Focus on the goal. Healthy churches and healthy teens are a pretty worthwhile ambition. Teens who feel connected to a church tend to have more security and direction than those navigating life without this support network. Helping them find their identity in Christ, as well as in their church, goes a long way to answering the big question of, “Who am I and do I matter?” What’s more? They may just become one of your church's greatest champions!
This Easter, I will worship in a graveyard. I’ll admit that the first time it seemed odd- even inappropriate. We don’t think of a cemetery as a place of rejoicing, but as a place of mourning. Very seldom do we go there by choice, but rather as a result of an unwanted loss. And so it is a place marked by tears, heartbreak, and anguish.
But we will go, and we will sing.
Our family will enter the misty graveyard, long before the sun rises with a quiet excitement. We will greet other believers with broad smiles as we gather to celebrate victory over death. We can do this for one reason; He is risen!
We believe the Bible:
But we do not want you to be uninformed, brothers, about those who are asleep, that you may not grieve as others do who have no hope. For since we believe that Jesus died and rose again, even so, through Jesus, God will bring with him those who have fallen asleep. For this we declare to you by a word from the Lord, that we who are alive, who are left until the coming of the Lord, will not precede those who have fallen asleep. For the Lord himself will descend from heaven with a cry of command, with the voice of an archangel, and with the sound of the trumpet of God. And the dead in Christ will rise first. Then we who are alive, who are left, will be caught up together with them in the clouds to meet the Lord in the air, and so we will always be with the Lord. Therefore encourage one another with these words.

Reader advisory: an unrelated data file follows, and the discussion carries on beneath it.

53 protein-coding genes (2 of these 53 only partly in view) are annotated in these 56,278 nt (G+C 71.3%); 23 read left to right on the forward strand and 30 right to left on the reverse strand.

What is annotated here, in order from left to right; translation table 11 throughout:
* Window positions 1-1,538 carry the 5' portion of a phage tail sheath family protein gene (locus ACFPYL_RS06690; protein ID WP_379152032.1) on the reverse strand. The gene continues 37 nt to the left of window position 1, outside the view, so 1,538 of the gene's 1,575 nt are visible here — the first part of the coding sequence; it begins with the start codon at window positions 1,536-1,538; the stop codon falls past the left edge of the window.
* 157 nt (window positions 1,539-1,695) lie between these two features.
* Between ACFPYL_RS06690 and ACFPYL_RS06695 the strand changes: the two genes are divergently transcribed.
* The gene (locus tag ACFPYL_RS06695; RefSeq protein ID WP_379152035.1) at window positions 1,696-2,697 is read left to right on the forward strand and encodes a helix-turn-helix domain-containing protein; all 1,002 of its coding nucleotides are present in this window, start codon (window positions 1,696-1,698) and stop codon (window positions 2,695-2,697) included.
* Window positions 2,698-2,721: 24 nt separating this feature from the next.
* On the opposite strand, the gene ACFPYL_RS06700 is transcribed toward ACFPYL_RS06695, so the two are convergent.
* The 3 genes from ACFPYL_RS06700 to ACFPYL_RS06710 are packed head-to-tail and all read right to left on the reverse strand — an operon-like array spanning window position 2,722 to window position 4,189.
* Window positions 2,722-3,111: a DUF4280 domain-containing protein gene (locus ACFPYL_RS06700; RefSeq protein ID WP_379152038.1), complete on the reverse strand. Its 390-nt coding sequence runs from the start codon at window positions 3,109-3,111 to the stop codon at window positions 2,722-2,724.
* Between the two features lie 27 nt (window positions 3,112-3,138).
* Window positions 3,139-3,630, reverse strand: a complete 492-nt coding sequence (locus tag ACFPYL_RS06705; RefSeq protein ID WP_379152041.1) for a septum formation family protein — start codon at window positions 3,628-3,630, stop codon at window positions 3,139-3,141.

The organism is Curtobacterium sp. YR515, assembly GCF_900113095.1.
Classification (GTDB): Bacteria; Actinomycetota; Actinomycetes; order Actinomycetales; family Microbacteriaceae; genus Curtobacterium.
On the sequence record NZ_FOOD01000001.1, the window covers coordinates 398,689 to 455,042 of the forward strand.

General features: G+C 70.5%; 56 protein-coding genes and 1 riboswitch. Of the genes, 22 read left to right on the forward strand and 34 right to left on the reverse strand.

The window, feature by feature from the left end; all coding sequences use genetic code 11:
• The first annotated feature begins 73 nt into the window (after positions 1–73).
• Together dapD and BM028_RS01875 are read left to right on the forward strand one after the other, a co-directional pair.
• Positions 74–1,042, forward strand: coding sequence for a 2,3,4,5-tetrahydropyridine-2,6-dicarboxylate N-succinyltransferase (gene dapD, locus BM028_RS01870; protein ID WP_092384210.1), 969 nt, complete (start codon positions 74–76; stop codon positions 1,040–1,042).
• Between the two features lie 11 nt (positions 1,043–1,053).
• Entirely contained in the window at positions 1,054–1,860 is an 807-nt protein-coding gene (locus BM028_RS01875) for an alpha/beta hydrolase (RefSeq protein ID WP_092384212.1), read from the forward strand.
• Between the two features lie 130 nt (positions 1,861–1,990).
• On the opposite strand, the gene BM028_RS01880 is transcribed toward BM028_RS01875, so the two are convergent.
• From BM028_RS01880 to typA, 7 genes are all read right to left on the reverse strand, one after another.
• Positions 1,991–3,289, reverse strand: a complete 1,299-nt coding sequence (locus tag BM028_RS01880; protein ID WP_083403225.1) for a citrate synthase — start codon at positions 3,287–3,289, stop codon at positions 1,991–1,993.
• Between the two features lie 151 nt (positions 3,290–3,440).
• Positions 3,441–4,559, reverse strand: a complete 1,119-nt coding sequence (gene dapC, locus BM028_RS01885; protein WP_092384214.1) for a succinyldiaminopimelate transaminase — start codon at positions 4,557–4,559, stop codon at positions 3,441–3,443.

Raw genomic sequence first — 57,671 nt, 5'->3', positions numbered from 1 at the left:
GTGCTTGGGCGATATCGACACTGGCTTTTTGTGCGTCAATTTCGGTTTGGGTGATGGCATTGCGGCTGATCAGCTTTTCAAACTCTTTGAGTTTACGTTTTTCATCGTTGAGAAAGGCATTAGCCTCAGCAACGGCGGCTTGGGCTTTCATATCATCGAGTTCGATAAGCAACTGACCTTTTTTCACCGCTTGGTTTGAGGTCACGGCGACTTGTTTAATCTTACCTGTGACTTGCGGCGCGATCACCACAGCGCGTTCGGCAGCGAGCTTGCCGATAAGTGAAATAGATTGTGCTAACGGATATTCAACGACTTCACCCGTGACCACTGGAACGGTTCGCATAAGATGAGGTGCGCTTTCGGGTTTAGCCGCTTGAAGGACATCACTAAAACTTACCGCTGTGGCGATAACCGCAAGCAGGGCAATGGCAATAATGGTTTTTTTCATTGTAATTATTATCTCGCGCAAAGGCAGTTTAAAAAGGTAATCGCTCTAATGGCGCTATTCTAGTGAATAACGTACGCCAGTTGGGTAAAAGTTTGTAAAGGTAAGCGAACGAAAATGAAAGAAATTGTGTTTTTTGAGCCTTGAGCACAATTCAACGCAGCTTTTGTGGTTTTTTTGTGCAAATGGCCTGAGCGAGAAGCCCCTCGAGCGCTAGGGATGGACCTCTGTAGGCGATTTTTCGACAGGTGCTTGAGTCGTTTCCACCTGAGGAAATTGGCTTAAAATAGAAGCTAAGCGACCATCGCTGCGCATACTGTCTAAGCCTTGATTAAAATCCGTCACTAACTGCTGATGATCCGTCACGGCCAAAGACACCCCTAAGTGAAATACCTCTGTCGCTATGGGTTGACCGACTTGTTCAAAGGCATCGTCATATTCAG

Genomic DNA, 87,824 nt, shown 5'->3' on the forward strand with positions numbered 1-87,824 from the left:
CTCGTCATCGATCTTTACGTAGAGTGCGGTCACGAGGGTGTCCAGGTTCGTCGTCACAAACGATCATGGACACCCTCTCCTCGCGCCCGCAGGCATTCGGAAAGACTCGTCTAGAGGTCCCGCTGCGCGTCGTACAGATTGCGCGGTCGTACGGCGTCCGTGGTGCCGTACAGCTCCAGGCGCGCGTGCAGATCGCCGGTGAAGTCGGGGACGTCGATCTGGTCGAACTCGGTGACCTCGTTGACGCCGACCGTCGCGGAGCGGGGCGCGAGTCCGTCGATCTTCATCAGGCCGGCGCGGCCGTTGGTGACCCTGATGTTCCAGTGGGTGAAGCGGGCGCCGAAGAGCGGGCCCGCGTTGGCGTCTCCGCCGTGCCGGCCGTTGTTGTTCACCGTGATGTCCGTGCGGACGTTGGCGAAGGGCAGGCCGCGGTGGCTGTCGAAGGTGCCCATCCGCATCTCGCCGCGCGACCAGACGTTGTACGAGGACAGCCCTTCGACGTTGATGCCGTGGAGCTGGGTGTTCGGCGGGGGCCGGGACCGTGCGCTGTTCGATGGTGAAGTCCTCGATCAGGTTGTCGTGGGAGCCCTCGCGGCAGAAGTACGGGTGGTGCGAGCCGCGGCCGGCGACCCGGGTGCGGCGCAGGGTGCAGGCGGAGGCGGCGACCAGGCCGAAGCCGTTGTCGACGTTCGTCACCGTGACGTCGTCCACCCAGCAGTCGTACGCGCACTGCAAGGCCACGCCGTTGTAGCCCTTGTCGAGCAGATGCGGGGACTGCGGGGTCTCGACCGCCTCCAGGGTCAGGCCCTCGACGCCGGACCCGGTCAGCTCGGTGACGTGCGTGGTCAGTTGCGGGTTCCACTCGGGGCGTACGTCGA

– 1 Thessalonians 4:13-18
Sometimes, the joy of a Christian appears to be due to lack of pain. The truth is, some of the strongest, most joyful believers I know have been forged from the greatest pain imaginable. It is in these times that we experience the life of our God as He meets us in our agony. We are reminded of His own suffering on the cross to pay our debt to sin. We experience, first hand, His infinite and unmatchable love and peace that can overcome the darkest misery. So as I worship, it will not be without grief or pain, but in spite of it. I will hold tightly the memories of cancer sneaking into my own family, of it ravaging close friends. I will praise Him for physical battles fought and won, and trust Him in the battles lost. I will pray for His healing to embrace those parents who have lost a child, children who have lost a parent, and spouses who have found themselves alone. It is because we have known pain, that we can know healing. Because we have been in the dark, that we recognized the light. I don’t know how others survive grief and loss without the assurance and hope of eternity, but for us, we know it is not the end.
And as we rejoice on Easter Sunday, we can do so in a cemetery. We can bring joy to a place of sorrow and remember the times He has replaced our fear with peace. We can rest in a hope that He not only defeated death, but our imprisonment to sin, and that in Him we can be free! We can worship as the sun rises and be reminded that His light can consume any darkness and that because He lives, we can indeed face tomorrow!
Happy Easter…He is risen!!!